An object associated with a memory can be extremely moving. Whether that is a picture of a loved one who has passed on or something that has helped a person through a turbulent time in their life.
Today we launch our Holocaust Memorial Day 2015 arts programme. It draws upon the significance of memory, photographing survivors of genocide holding on to a belonging that is dear to them. These moments in time have been brought to life in an extraordinary way, turning them from still images into Moving Portraits. This launches the first part of our exciting #MemoryMakers creative project for HMD 2015, which explores the experiences of those who have survived genocide through the arts.
The Moving Portraits of Avram and Vera, Joan, Sokphal, Eric and Safet can be found below, as well as the stories about what they went through during genocide and why their object helps to Keep the memory alive. We also have an activity resource that can be used to discover explore the lives of the survivors in our Moving Portraits in a classroom or group setting.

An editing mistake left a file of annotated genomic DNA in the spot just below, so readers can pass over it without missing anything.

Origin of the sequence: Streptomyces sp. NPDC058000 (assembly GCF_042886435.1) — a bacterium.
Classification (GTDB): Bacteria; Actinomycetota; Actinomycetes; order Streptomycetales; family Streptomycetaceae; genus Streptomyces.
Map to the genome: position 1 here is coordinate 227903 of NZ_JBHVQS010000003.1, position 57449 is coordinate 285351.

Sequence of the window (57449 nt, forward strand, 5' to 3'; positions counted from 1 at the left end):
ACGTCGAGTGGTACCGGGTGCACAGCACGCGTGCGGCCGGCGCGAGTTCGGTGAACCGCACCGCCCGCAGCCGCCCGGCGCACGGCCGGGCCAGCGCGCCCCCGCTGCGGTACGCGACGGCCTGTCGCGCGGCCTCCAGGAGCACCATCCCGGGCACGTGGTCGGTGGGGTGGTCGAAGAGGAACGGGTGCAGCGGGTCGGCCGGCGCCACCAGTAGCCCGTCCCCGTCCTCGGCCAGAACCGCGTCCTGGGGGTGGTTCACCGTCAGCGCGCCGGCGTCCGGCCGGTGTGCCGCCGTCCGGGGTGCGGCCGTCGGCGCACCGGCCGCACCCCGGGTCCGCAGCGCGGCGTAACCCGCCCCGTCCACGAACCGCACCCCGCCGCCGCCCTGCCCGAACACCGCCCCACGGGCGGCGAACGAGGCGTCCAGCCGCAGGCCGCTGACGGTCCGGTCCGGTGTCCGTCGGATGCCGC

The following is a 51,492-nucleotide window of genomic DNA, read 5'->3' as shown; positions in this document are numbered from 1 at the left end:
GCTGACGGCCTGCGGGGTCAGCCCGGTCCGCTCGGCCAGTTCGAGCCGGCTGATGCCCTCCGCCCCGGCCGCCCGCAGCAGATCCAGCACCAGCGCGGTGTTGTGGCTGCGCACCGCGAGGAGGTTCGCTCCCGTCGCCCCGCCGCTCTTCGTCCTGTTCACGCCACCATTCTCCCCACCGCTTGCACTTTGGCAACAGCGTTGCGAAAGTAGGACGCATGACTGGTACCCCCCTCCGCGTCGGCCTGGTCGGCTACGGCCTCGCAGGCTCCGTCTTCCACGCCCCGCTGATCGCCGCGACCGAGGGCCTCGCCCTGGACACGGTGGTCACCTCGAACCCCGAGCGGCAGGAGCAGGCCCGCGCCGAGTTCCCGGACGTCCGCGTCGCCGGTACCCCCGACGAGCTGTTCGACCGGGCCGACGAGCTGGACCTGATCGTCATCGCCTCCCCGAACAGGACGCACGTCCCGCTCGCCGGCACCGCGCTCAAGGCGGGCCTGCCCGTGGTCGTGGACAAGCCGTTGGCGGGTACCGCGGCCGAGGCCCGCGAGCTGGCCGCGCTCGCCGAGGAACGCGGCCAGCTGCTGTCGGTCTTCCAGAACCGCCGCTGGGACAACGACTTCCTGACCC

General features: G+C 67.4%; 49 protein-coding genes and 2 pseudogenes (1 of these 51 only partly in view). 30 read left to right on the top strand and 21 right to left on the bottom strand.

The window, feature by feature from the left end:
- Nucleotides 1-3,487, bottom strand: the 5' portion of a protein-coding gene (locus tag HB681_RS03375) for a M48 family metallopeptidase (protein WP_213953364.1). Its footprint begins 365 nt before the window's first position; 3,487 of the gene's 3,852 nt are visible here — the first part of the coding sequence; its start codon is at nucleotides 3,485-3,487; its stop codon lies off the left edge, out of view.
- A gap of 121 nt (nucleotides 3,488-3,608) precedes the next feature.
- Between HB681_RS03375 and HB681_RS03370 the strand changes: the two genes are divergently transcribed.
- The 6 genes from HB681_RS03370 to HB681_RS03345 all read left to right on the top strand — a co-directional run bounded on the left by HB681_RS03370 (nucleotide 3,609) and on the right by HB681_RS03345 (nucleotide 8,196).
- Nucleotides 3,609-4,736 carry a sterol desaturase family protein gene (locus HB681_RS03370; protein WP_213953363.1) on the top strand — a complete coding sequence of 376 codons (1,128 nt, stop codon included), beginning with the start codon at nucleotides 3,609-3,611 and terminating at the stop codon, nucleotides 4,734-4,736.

If you want to download these resources as image files or videos, which can be looped to get the continual animated effect, visit our image library.
Avram and Vera have been married for 62 years. They are both survivors of the Holocaust. This photograph was taken in their living room.
Avram was a teenager when the war started, and was imprisoned in several concentration camps before being liberated. Vera came to England on the Kindertransport programme. All of her family were murdered. Avram and Vera met on a kibbutz in Israel after the war and fell in love.
Avram is holding a photograph of his mother’s family taken in 1913. All except one uncle were killed during World War II.
Vera is holding two photographs. One shows her, aged nine, in Holland, where she was met by family friends and put on a boat to England. She does not remember this journey. The other is a photograph sent to England from Prague, of her parents and grandmother. It says in Czech ‘to our darling’. It is the last photograph taken of Vera’s family before they were killed.